WALLACE, J. The question is presented in this case whether upon an appeal to the circuit court from a decree of the district court in admi· ralty it is for the appellant to give security to prosecute his appeal to effect in order to perfect his appeal. It is insisted for the appellant that by section 631, Rev. St. U. S., his appeal is to be allowed by the circuit court, and the court is. required to determine it whether security is g!ven or not; and that security is no longer necessary except when a writ of error is brought to review judgments at law.. The sections of the Revised Statutes which bear upon the question are 631,633, 997, and. 1000. Section 631 allows an appeal to the circuit court from all final decrees of the district court in causes of equity and admiralty, except prize causes, where the matter in dispute exceeds the value of $50, and declares that "such circuit court is required to receive, hear, and determine such appeaL" Section 633 allows final judgments of a district court in civil actions, where the matterin dispute exceeds the value of $50, to be re-examined and reversed or affirmed in a circuit court "upon a writ of error." Section 997 prescribes that there shall be annexed to and returned with "any writ of error" for the removal of a cause "8 citation to the adverse party." Section 1000 prescribes that every judge "signing a citation on any writ of error" shall take good and sufficient surety that the "plaintiff in error or the appellant shall prosecute his writ or appeal to effect." Another section which throws some light upon the meaning of section 1000 is section 1001, which provides that whenever "a writ of error, appeal, or other process in law, admiralty, or equity" is brought up to a circuit court by the United States, or by direction of any department o' the government, no security shall be required, "either to prosecute said suit or to answer in damages or costs." Upon a first reading it would I"eem that the "citation" of section 1000 is the citation of section 997, and that section 1000 relates only to reviews of judgments at law upon writ of error, authorized by section 636. The remedy, and the only remedy, for the review by another court of judgments in cases at common law is a writ of error, while an appeal is the remedy, and the only. one, for the review of decrees in equity and admiralty; and when the section requires security to be taken upon "signing a citation on any writ of error," it uses language which appropriately refers only to taking security upon the review of judgments at law. But if this language is intended to apply only to reviews-by writ of error, no meaning can be attributed to the language that follows, and which reqUires the security to be that the "appellant shall prosecute his writ or appeal to effect," because there is no su'ch party as an appellant to a writ of error, and no such proceeding upon it as an appeal. Some effect must be given to this language, and effect can be given to it if the words "signing a citation on any writ of error" are used by the revisers as though they are equivalent to allowing an appeal. Such an interpretfltion is also suggested by the provisions of section 1001. That section is and wholly nugatory, unless section 1000 requires security to be taken on appeals in admiralty and equity from all parties appellant, including the United States. The meaning of the revisers as gathered from the lan-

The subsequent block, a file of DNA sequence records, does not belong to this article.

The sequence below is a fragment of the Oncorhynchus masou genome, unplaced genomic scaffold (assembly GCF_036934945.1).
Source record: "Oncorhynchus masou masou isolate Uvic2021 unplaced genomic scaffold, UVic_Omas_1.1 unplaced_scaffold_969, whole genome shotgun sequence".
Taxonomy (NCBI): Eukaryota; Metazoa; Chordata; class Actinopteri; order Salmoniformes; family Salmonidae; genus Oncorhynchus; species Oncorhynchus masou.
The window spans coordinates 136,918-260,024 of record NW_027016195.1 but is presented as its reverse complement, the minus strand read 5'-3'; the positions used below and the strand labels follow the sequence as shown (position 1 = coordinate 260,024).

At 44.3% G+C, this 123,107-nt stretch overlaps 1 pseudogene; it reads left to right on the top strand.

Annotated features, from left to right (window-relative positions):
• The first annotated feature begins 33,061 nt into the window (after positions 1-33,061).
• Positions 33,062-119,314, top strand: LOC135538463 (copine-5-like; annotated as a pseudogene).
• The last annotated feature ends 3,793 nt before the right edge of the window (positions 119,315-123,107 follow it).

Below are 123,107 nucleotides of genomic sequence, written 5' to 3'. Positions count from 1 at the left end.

PROVIDENCE WASHINGTON INS. co. II. WAGEB.